Chapter 6 Patrol: The Backbone of Policing
Patrol can be contributed to each of the common goals of police departments, including preserving the peace, protecting civil rights and civil liberties, enforcing the law, preventing crime, providing services and solving problems. • Patrol Officer Responsibility: • Providing continuous police service and high-visibility law enforcement to deter crime and maintain order.
Most officers in a department are assigned to the patrol function and most of a departments budget is usually spent here. • Patrol officers promote and preserve order, respond to requests for services and try to resolve conflicts between individuals and groups. • Patrol Officers’ specific responsibilities are to enforce laws, investigate crimes, prevent criminal activity and provide day to day police service to the community.
Three major spheres of patrol activity are • Responding to emergencies and calls for service • Undertaking activities to apprehend perpetrators of crime • Engaging in strategic problem-solving partnerships with the community to address long-standing or emerging problems and disorder. • Traditionally, rapid response to calls for service has driven most departments.
Traditionally patrol officers have been assigned a specific time and a specific geographic location, beat, of equal geographic size , and these assignments have been rotated. • Patrol is categorized as either general or specialized: Both seek to deter crime and apprehend criminals, as well as to provide community satisfaction with the services provided by the police department. • General: is referred to as preventive patrol, random patrol, and routine patrol
Specialized patrol: focus its efforts on already-identified problems. • Traditionally patrol has been random, reactive, incident driven and focused on rapid response to calls • Fewer than 25% of dispatched calls involve a crime in progress. • 75% are “Cold Crimes”
Directed Patrol or Aggressive Patrol: uses crime statistics to plan shift and beat staffing, providing more coverage during times of peak criminal activity and in high-crime areas. • A method that enhances the effectiveness of aggressive patrol is geographic permanence, that is, officers are regularly assigned to the same beat. • This allows officers to get to know the normal activities of the beat, enhancing their ability to recognized what is unusual and thus requires investigation.
Crime analysis using mapping, geographic information systems (GIS) and Compstat can identify hot spots or specific problems to target through directed patrol. • Crime mapping can be used to determine where patrol is most needed. • GIS plays a vital role in data-driven decision making by enabling law enforcement to better use crime information and statistics to help guide policy and practice.
CompStat (Computer Statistics) • Mapping can help identify correlations between crime, demographics, societal issues and help determine where to deploy resources more effectively. • CompStat is based on four crime-reduction principles: • Accurate and timely intelligence • Rapid deployment of personnel and resources • Effective tactics • Relentless follow-up and assessment
While on patrol officer respond to calls for service and emergencies, undertake self-initiated tasks and perform administrative duties. • Calls of service drive most departments. This is known as “incident-driven policing.” 40 to 60 percent of patrol officers’ time is spent responding to calls for service. • The response is usually reactive, incident driven and as rapid as possible. • Most departments have found that DifferentialResponseStrategies, suiting the response to the call, are much more effective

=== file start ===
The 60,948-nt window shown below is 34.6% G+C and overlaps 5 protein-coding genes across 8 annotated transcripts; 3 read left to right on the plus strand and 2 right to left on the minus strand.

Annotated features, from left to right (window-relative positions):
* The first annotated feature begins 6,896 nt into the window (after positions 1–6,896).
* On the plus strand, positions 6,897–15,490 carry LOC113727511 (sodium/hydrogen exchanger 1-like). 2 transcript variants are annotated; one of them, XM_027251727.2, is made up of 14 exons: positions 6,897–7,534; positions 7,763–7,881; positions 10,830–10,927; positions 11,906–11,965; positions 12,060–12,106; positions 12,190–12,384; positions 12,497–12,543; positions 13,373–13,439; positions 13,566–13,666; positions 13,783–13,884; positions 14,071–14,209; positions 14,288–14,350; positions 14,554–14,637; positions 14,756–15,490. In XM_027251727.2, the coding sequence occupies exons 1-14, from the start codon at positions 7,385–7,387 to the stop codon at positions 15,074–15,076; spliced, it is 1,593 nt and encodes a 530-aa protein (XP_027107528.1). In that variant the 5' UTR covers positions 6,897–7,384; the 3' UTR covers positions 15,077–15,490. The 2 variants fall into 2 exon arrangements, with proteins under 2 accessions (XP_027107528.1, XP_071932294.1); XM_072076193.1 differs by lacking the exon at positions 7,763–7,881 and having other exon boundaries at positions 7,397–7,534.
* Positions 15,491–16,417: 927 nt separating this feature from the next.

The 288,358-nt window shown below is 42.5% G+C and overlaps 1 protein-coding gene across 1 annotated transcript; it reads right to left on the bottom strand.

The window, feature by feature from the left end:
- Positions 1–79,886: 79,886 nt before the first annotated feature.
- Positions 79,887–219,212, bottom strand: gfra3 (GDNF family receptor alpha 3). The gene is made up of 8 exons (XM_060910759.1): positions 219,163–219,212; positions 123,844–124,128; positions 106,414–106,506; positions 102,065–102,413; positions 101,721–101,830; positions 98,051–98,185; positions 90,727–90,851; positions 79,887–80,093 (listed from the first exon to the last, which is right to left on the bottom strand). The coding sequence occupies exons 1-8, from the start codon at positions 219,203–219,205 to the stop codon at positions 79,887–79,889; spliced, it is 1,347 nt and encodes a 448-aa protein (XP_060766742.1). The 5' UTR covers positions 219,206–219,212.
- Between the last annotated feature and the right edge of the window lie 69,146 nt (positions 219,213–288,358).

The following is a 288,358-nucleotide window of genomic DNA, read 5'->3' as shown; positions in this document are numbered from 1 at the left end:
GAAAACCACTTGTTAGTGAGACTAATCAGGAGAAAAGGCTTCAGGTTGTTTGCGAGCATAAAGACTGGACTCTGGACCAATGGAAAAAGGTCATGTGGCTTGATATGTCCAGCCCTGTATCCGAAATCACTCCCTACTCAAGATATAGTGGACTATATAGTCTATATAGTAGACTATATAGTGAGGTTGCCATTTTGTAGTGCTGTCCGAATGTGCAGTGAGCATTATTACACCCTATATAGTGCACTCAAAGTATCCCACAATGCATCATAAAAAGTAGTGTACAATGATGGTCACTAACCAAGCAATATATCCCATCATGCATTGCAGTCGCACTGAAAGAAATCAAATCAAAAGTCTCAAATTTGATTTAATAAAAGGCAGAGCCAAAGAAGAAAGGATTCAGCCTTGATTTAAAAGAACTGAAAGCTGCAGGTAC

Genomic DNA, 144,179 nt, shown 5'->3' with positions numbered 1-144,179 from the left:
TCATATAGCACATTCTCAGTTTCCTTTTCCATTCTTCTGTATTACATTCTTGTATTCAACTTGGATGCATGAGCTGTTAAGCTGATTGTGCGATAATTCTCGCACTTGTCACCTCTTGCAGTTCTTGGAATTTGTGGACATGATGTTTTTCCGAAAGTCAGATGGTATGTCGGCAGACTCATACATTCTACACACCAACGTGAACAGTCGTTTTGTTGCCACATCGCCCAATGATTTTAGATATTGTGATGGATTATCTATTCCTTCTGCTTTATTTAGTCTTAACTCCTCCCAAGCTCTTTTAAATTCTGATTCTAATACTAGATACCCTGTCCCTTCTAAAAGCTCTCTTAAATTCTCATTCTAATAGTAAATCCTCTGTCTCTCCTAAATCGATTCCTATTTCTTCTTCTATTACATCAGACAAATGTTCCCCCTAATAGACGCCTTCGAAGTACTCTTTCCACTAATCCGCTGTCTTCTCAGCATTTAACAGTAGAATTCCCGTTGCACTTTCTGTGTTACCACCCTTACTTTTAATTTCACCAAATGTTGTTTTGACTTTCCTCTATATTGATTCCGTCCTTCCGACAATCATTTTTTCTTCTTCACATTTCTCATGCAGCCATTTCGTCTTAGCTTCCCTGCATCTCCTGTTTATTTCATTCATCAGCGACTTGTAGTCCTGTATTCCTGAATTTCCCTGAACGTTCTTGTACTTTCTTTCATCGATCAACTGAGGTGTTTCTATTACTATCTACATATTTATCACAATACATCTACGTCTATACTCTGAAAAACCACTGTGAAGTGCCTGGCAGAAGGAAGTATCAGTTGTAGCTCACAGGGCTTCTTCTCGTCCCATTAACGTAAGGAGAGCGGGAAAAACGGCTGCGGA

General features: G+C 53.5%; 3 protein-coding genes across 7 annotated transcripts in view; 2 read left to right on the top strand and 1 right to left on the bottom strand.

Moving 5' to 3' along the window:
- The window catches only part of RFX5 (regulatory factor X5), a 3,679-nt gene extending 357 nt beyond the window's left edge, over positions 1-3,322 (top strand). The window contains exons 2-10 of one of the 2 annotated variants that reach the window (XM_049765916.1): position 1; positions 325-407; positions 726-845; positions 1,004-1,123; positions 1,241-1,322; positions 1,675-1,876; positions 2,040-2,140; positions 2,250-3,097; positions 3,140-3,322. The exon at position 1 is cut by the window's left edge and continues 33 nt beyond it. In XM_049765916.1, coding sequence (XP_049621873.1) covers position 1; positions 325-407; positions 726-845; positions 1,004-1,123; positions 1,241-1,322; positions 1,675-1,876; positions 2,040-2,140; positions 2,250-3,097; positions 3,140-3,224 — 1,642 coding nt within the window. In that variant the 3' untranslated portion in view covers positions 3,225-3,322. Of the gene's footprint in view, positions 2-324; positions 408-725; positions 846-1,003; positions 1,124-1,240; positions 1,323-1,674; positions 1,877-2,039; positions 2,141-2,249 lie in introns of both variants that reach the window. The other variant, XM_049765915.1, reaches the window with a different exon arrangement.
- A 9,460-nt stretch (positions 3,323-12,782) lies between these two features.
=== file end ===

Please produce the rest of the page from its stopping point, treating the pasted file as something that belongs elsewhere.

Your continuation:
Self initiated Tasks: • Usually results from officers’ observations while on preventive or directed patrol; that is they encounter situations that require their intervention. • Administrative Duties: • Preparing and maintaining the patrol vehicle • Transporting prisoners and documents • Writing reports and testifying in court
Methods of Patrol: • Foot • Automobile • Motorcycle • Bicycle • Segway • Horseback • Aircraft • Boat
The most effective patrol is a combination of both foot and automobile. • When foot patrol is added in neighborhoods, levels of fear decrease • When foot patrol is withdrawn from neighborhoods, levels of fear increase significantly • Citizens satisfaction with police increase when foot patrol is added in neighborhoods • Police who patrol on foot have a greater appreciation for the values of neighborhood residents than police who patrol the same areas in autos. • Police who patrol on foot have greater job satisfaction, less fear and higher morale than officers who patrol in autos. • In 1990’s foot patrol became synonymous with community policing.
Foot patrol is an exercise in COMMUNICATION- an attempt to develop rapport between the officer on the beat and the citizens he or she serves. • Automobile Patrol: • Offers greatest mobility and flexibility and is usually the most cost effective. • However, patrolling in a vehicle, officer can’t pay as much attention to details they might see if they were on foot. • Technology in Cars: • Visual surveillance and imaging • Dashboard-mounted cameras • GPS • Facial recognition • computers
One officer vs. Two officer Squads • Circumstances should determine whether a one-officer or two-officer unit is more appropriate. • The single-officer is the rule rather than exception. • Two-officer units should be restricted to those areas, shifts and types of activities most likely to threaten the officers’ safety.